Bedtime Story and Black Tulip by Kiran Nagarkar

Bedtime Story and Black Tulip by Kiran Nagarkar Title: Bedtime Story and Black Tulip
Author: Kiran Nagarkar
Publisher: Harper Collins India
ISBN: 9789351369998
Genre: Drama
Pages: 304
Source: Publisher
Rating: 4/5

From the time I have started reading Kiran Nagarkar’s books, I have wanted to read the banned play, “Bedtime Story”. The play was banned when it first released in 1978 by the Shiv Sena and other fundamentalist parties. It has now been republished by Harper Collins India. For me the motive behind reading this book was only “Bedtime Story”. The screenplay “Black Tulip” did not hold much interest and yet when I started on that one as well, I was completely taken in by both – the difference in both is of another extreme but both are highly satisfying on different levels.

“Bedtime Story” is based on the Mahabharata. It also has a modern angle to it which is riveting, real and quite thought-provoking. The premise of course will not change. However, Nagarkar manages to add elements which are so real even today, after thirty-seven years – the issue of caste, women’s rights, the political warfare, the debate of what’s right and what’s wrong, all of it has not changed at all. This just goes to show the society in which we live. We are a regressive lot and the sooner we admit to that, the better it is for all of us. There is then scope for change, I think. Nagarkar’s writing of “Bedtime Story” is so brutal and real that sometimes I just wanted to shy away from it. The truth, when stabbed always hurts a lot more than it normally would.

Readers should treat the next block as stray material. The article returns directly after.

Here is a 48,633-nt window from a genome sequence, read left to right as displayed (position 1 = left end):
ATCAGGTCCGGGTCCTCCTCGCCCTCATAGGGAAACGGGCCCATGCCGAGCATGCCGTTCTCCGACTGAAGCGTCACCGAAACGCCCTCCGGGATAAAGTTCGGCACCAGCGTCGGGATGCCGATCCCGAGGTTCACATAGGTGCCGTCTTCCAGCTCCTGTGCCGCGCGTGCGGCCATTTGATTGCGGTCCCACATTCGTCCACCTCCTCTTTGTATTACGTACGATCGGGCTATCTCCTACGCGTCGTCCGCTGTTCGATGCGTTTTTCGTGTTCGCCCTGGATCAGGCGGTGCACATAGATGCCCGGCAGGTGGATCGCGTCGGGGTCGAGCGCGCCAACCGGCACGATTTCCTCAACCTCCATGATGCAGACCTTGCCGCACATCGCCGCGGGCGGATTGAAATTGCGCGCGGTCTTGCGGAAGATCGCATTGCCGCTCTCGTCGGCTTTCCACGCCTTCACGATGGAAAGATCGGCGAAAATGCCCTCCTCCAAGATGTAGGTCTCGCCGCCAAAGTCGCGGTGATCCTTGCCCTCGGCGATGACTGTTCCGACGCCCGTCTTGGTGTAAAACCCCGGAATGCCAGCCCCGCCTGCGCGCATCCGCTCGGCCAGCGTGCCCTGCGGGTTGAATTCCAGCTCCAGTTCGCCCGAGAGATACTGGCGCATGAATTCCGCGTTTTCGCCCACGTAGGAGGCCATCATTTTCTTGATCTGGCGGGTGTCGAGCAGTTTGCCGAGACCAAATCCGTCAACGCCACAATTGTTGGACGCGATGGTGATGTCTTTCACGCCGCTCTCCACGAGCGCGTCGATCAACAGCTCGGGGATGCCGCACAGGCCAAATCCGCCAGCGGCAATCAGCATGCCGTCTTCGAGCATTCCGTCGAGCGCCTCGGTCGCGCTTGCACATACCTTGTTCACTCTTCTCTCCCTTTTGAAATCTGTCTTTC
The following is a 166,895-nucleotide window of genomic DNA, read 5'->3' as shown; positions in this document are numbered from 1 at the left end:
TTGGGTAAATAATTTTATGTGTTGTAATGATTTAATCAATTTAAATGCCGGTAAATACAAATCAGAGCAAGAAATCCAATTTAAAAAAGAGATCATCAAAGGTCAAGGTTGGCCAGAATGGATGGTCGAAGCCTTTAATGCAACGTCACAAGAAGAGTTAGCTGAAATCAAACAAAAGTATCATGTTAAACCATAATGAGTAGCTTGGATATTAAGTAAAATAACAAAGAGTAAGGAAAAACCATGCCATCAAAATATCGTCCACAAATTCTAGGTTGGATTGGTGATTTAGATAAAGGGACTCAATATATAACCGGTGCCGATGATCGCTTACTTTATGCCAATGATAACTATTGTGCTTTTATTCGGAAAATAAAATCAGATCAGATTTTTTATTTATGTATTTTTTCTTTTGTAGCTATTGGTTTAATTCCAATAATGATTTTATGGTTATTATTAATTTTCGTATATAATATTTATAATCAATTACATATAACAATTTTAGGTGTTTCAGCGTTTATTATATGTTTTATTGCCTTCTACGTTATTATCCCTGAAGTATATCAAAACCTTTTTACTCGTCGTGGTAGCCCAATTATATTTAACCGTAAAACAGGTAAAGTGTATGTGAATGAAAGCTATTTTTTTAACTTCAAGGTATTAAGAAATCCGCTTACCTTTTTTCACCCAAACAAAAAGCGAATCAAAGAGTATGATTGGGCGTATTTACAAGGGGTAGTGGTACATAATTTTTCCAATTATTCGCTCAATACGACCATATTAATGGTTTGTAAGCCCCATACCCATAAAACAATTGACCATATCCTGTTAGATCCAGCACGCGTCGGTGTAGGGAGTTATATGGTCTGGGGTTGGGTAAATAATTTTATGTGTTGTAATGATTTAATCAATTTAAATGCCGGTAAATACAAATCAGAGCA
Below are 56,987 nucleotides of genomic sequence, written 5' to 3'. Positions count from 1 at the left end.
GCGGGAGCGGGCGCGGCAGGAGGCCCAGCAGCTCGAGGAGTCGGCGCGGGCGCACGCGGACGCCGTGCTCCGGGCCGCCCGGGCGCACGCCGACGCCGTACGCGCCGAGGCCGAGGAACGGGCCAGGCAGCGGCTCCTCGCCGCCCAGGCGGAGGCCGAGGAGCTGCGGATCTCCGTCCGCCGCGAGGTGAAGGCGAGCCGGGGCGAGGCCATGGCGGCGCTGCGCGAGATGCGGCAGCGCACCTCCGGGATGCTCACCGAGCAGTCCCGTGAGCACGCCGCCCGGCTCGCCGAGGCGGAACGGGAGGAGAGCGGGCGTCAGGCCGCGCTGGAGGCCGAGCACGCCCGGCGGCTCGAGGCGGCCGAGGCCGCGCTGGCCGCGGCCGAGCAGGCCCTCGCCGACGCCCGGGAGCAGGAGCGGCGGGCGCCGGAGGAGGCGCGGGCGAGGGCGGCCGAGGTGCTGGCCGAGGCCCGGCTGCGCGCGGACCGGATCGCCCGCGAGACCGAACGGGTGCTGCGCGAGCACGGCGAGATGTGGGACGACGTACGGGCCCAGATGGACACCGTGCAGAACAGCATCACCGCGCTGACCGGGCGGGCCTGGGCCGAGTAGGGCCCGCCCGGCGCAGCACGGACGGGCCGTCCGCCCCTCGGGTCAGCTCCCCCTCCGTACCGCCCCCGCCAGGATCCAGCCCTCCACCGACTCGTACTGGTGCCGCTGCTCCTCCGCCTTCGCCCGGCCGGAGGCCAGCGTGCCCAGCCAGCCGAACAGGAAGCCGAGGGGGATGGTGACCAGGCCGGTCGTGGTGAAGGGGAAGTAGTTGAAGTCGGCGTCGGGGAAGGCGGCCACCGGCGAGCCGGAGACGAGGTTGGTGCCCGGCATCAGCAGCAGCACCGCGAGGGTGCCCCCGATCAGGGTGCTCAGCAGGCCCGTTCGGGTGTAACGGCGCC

“Bedtime Story” is delicious. It is snarky, holds a mirror to all hypocrisy and at the same time communicates what it wants to, without being modest or sugar-coating anything. On the other hand “Black Tulip” – a screenplay, starts off a little bland and then picks up pace. A woman renegade, her boyfriend and a cop in her top form battle against terrorism. The action takes place in the city of Bombay, bringing the screenplay to a brilliant end – with two probable endings actually.

I would highly recommend this book to people who want to read something different – something real and also something imaginary. “Bedtime Story and Black Tulip” together are plays of endurance, of class, society, change and battle in one’s mind, heart and soul. A terrific read.

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